The thing is, I don’t love to cook. I like to cook, and I love good food, and there are limits to what our budget and health will withstand when it comes to eating out. Also, the challenge of creating “real” [read: stuff we usually buy pre-packaged] from raw ingredients does suck me in from time to time. Therefore, there’s a lot of cooking going on around here.
Usually, I like to plow through and cook as quickly as possible with minimum interruptions — no mean feat with two kids around. Now that they’re a little older, they really want to “help”. Oh, boy. How I wish I was one of those easygoing moms that invites their kids into the process and just lets the good times roll, but I’m not. But I’m trying, because what is the rush? I mean, aside from the obvious, which is that we don’t want to eat at nine o’clock. There’s just this nagging voice in my head that I’m always rushing and the days are running together and then — poof!– one day they’ll be big, and won’t want to help, and there’s no going back. (Uplifting thought, no?)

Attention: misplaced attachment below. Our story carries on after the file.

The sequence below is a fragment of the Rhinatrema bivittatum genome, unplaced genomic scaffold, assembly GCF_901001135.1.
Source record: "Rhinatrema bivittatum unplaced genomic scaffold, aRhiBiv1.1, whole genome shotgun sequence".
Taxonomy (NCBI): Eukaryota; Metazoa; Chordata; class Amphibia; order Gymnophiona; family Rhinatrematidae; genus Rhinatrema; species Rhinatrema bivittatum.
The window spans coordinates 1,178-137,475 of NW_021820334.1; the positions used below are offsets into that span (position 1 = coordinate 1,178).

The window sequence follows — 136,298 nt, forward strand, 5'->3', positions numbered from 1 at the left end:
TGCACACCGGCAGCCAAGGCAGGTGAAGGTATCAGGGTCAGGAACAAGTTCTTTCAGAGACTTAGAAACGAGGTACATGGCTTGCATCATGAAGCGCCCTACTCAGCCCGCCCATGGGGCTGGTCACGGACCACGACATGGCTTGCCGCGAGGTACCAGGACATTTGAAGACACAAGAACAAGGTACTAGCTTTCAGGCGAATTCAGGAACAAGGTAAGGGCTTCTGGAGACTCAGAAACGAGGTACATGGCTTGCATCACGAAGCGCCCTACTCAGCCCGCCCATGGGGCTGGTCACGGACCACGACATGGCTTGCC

On top of that, one of the main things we want our kids to understand is that life is work. It’s hard to get that message across when you never train them to work. It’s also hard to get that message across before you’ve fully absorbed it yourself, but whatever.
With all of these things in mind, I’ve started letting my little apprentices in on the action on the days when time allows (which is to say: Thursday, and maybe Friday for the girl. Not all that often.)
And it doesn’t literally take all day; it’s more like two hours plus prep time. “What Used to Take an Hour Now Takes Three” just doesn’t have the same ring to it, but it’s definitely more accurate. Besides, it feels like all day, but it is pretty fun. And, after all, how can a person who decided on a whim to try making crackers complain about there not being enough time?